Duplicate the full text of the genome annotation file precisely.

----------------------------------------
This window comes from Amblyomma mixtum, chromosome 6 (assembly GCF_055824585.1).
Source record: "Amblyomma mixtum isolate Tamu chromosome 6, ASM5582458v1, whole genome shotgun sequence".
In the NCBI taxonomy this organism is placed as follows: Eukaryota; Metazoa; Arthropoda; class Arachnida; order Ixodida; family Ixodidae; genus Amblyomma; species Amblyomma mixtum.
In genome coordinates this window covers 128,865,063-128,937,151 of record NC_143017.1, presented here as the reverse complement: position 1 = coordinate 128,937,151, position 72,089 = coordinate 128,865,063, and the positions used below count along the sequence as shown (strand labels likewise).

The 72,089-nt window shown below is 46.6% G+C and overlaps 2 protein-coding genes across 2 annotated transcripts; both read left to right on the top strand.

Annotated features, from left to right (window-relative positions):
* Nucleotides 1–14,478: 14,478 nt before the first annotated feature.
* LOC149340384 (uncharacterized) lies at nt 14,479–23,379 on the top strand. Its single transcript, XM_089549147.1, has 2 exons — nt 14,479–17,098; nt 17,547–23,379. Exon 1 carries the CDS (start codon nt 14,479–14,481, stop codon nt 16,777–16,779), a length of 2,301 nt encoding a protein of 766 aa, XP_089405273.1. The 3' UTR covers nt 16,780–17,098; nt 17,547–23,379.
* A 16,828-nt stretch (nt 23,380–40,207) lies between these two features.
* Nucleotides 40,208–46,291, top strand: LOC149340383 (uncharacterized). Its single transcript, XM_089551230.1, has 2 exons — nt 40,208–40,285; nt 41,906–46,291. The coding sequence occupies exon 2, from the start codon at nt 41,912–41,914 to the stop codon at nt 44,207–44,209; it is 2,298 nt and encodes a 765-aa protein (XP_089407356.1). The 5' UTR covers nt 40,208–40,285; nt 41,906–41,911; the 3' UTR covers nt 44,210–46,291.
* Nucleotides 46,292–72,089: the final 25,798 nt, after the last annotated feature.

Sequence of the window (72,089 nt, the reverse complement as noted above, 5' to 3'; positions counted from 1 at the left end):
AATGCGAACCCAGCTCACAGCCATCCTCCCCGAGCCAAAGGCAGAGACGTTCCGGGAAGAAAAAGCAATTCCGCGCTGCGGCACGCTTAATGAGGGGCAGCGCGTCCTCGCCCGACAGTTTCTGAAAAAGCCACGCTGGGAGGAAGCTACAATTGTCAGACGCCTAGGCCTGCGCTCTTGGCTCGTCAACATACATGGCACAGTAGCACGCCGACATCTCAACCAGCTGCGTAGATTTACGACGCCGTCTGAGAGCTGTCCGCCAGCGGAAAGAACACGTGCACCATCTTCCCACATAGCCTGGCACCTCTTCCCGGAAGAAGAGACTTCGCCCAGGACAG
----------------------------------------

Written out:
This window comes from Amblyomma mixtum, chromosome 6 (assembly GCF_055824585.1).
Source record: "Amblyomma mixtum isolate Tamu chromosome 6, ASM5582458v1, whole genome shotgun sequence".
In the NCBI taxonomy this organism is placed as follows: Eukaryota; Metazoa; Arthropoda; class Arachnida; order Ixodida; family Ixodidae; genus Amblyomma; species Amblyomma mixtum.
In genome coordinates this window covers 128,865,063-128,937,151 of record NC_143017.1, presented here as the reverse complement: position 1 = coordinate 128,937,151, position 72,089 = coordinate 128,865,063, and the positions used below count along the sequence as shown (strand labels likewise).

The 72,089-nt window shown below is 46.6% G+C and overlaps 2 protein-coding genes across 2 annotated transcripts; both read left to right on the top strand.

Annotated features, from left to right (window-relative positions):
* Nucleotides 1–14,478: 14,478 nt before the first annotated feature.
* LOC149340384 (uncharacterized) lies at nt 14,479–23,379 on the top strand. Its single transcript, XM_089549147.1, has 2 exons — nt 14,479–17,098; nt 17,547–23,379. Exon 1 carries the CDS (start codon nt 14,479–14,481, stop codon nt 16,777–16,779), a length of 2,301 nt encoding a protein of 766 aa, XP_089405273.1. The 3' UTR covers nt 16,780–17,098; nt 17,547–23,379.
* A 16,828-nt stretch (nt 23,380–40,207) lies between these two features.
* Nucleotides 40,208–46,291, top strand: LOC149340383 (uncharacterized). Its single transcript, XM_089551230.1, has 2 exons — nt 40,208–40,285; nt 41,906–46,291. The coding sequence occupies exon 2, from the start codon at nt 41,912–41,914 to the stop codon at nt 44,207–44,209; it is 2,298 nt and encodes a 765-aa protein (XP_089407356.1). The 5' UTR covers nt 40,208–40,285; nt 41,906–41,911; the 3' UTR covers nt 44,210–46,291.
* Nucleotides 46,292–72,089: the final 25,798 nt, after the last annotated feature.

Sequence of the window (72,089 nt, the reverse complement as noted above, 5' to 3'; positions counted from 1 at the left end):
AATGCGAACCCAGCTCACAGCCATCCTCCCCGAGCCAAAGGCAGAGACGTTCCGGGAAGAAAAAGCAATTCCGCGCTGCGGCACGCTTAATGAGGGGCAGCGCGTCCTCGCCCGACAGTTTCTGAAAAAGCCACGCTGGGAGGAAGCTACAATTGTCAGACGCCTAGGCCTGCGCTCTTGGCTCGTCAACATACATGGCACAGTAGCACGCCGACATCTCAACCAGCTGCGTAGATTTACGACGCCGTCTGAGAGCTGTCCGCCAGCGGAAAGAACACGTGCACCATCTTCCCACATAGCCTGGCACCTCTTCCCGGAAGAAGAGACTTCGCCCAGGACAG